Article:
Almost all side reactions at the anode generate oxygen [9, 22, 23]:
$$12{\text{ClO}}^{ - } + 6{\text{H}}_{2} {\text{O}} \to 4{\text{ClO}}_{3}^{ - } + 12{\text{H}}^{ + } + 6{\text{Cl}}^{ - } + 3{\text{O}}_{2} + 12{\text{e}}^{ - } ,$$
(7)
$${\text{ClOH}} + {\text{H}}_{2} {\text{O}} \to 3{\text{H}}^{ + } + {\text{Cl}}^{ - } + {\text{O}}_{2} + 2{\text{e}}^{ - } ,$$
(8)
$$2{\text{H}}_{2} {\text{O}} \to {\text{O}}_{2} + 4{\text{H}}^{ + } + 4{\text{e}}^{ - } .$$
(9)
By monitoring the oxygen formation in the cell gas, the anodic current efficiency can be calculated. However, there are some uncertainties in the coupling between the oxygen evolution and the efficiency. The anodic oxidation of chlorate to perchlorate does not form oxygen [24], but it is kinetically hindered and has a very low rate (reaction 10):
$${\text{ClO}}_{3}^{ - } + {\text{H}}_{2} {\text{O}} \to {\text{ClO}}_{4}^{ - } + 2{\text{H}}^{ + } + 2{\text{e}}^{ - }.$$
(10)
In the bulk electrolyte, homogenous hypochlorite decomposition occurs (reaction 11), giving rise to an anodic current efficiency (ACE) loss [9, 25]:
$$2{\text{ClOH}} \to {\text{O}}_{2} + 2{\text{Cl}}^{ - } + 2{\text{H}}^{ + }.$$
(11)

This is a redox reaction that causes the loss of the hypochlorite intermediate and the formation of oxygen. Recently, it was shown that the oxidation of hypochlorite ions is afflicted by excess oxygen evolution due to a radical mechanism induced by the first electron transfer step [23]. Despite the presence of these three reactions, measuring the oxygen content in the cell gas is considered to be an efficient way of obtaining the separate current efficiencies.

The main reaction at the cathode is hydrogen evolution, but two other reactions may occur that reduce the cathodic current efficiency (CCE) [5, 6]:
$${\text{ClO}}^{ - } + {\text{H}}_{2} {\text{O}} + 2{\text{e}}^{ - } \to {\text{Cl}}^{ - } + 2{\text{OH}}^{ - } ,$$
(12)
$${\text{ClO}}_{3}^{ - } + 3{\text{H}}_{2} {\text{O}} + 6{\text{e}}^{ - } \to {\text{Cl}}^{ - } + 6{\text{OH}}^{ - } .$$
(13)
Based on reactions (12) and (13), the CCE can be calculated exclusively from the amount of hydrogen formed relative to the charge passed:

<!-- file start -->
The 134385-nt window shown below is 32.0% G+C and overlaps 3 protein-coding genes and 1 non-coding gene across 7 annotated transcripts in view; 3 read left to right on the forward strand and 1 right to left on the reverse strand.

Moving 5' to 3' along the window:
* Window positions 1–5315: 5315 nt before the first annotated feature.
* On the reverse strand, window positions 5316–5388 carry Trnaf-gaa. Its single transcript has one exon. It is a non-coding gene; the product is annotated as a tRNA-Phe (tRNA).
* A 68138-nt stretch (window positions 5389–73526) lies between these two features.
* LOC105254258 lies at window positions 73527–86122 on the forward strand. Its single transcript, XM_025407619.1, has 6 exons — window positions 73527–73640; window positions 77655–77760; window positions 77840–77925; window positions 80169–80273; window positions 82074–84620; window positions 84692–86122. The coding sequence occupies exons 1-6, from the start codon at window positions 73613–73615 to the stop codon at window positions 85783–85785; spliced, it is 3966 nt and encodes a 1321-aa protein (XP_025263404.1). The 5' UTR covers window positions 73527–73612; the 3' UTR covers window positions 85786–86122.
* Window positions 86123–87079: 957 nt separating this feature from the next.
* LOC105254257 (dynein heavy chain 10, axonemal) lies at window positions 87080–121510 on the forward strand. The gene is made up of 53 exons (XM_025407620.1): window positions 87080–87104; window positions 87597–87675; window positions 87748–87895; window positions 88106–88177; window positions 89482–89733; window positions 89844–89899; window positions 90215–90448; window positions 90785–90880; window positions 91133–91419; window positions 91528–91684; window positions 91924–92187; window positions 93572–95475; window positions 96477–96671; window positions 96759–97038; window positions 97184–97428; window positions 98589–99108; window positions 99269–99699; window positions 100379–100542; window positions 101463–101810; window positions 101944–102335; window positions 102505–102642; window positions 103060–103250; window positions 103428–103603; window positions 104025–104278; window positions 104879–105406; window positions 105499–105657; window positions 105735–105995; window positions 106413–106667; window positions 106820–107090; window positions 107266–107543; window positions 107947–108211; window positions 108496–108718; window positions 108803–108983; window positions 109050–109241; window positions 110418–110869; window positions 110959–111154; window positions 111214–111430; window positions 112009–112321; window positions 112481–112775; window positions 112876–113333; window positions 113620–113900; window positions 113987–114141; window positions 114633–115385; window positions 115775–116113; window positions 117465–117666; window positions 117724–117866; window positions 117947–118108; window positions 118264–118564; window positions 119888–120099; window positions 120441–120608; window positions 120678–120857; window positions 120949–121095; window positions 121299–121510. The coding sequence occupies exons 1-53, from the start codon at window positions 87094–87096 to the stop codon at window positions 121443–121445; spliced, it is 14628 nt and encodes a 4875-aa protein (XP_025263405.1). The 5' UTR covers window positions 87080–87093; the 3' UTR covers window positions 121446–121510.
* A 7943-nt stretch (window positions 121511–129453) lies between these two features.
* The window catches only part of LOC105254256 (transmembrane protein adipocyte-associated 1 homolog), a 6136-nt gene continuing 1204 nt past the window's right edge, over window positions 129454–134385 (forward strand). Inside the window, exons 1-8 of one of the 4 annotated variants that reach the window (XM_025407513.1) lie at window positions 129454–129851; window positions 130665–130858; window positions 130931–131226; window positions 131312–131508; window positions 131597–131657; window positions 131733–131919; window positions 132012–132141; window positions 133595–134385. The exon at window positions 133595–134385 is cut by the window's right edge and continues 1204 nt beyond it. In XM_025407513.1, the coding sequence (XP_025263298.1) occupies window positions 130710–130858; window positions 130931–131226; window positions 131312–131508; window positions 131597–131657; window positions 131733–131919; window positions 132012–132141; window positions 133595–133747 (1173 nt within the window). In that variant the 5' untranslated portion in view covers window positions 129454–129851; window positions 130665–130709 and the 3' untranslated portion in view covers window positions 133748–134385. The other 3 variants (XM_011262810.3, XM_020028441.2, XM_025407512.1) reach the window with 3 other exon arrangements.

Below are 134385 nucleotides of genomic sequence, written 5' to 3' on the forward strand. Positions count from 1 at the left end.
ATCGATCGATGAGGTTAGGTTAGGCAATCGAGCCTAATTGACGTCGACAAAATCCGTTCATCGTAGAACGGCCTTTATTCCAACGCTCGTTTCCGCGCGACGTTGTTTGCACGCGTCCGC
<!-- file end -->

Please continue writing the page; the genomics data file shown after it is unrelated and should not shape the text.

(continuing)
$${\text{CCE}} = \frac{{\tilde{n}H_{{2{\text{meas}}.}} }}{{\tilde{n}H_{{2{\text{theo}} .}} }} = \frac{{\tilde{n}H_{{2{\text{meas}}.}} 2F}}{I}.$$
(14)
The anodic current efficiency can similarly be calculated from the oxygen content,
$${\text{ACE}} = 1 - 2\frac{{\tilde{n}_{{{\text{O}}_{2} {\text{meas}}.}} }}{{\tilde{n}_{{{\text{O}}_{2} {\text{theo}}.}} }} = 1 - 4\frac{{\tilde{n}_{{{\text{O}}_{2} {\text{meas}}.}} F}}{I},$$
(15)
where ñ is the molar flow per second, F is the Faraday constant and I is the applied current. The total current efficiency is then the product of the individual parts.

2 Experimental

2.1 Testing equipment

Electrolytic testing equipment that accounts for the possibility for the long-term exposure of the electrodes under either potentiostatic or galvanostatic conditions in sodium chlorate electrolyte was designed for this work. The benefit of this equipment is that the performance/current efficiency of individual electrodes can be followed under different operating conditions, such as the presence of different additives and operation at different potentials and/or exposure times. The pilot plant was constructed as a combination of two parallel loops in which the first main loop was used to expose the electrodes to the electrolyte under constant conditions for up to 6 months. Located in parallel with the main loop, a second, considerably smaller, test loop was equipped with more instrumentation and gas analysis equipment for evaluating the current efficiencies. Through an extensive valve system, it is possible to switch an individual cell from the main loop to the test loop without breaking the polarisation of the electrodes. The electrolyte used in the test loop is taken from the main loop to maintain the same chemical composition. A schematic view is shown in Fig. 1.
Fig. 1

A schematic drawing of the test facility used in this project

The main loop reactor is a stirred jacketed titanium vessel of 200 dm3. The reactor is heated with a Lauda heating bath and has a propeller stirrer fitted into it. From the reactor, 1” titanium piping leads to four parallel mounted electrochemical cells. The cells used in the pilot plant, Fig. 2, have been developed at AkzoNobel Pulp and Performance Chemicals for the evaluation of electrode performance.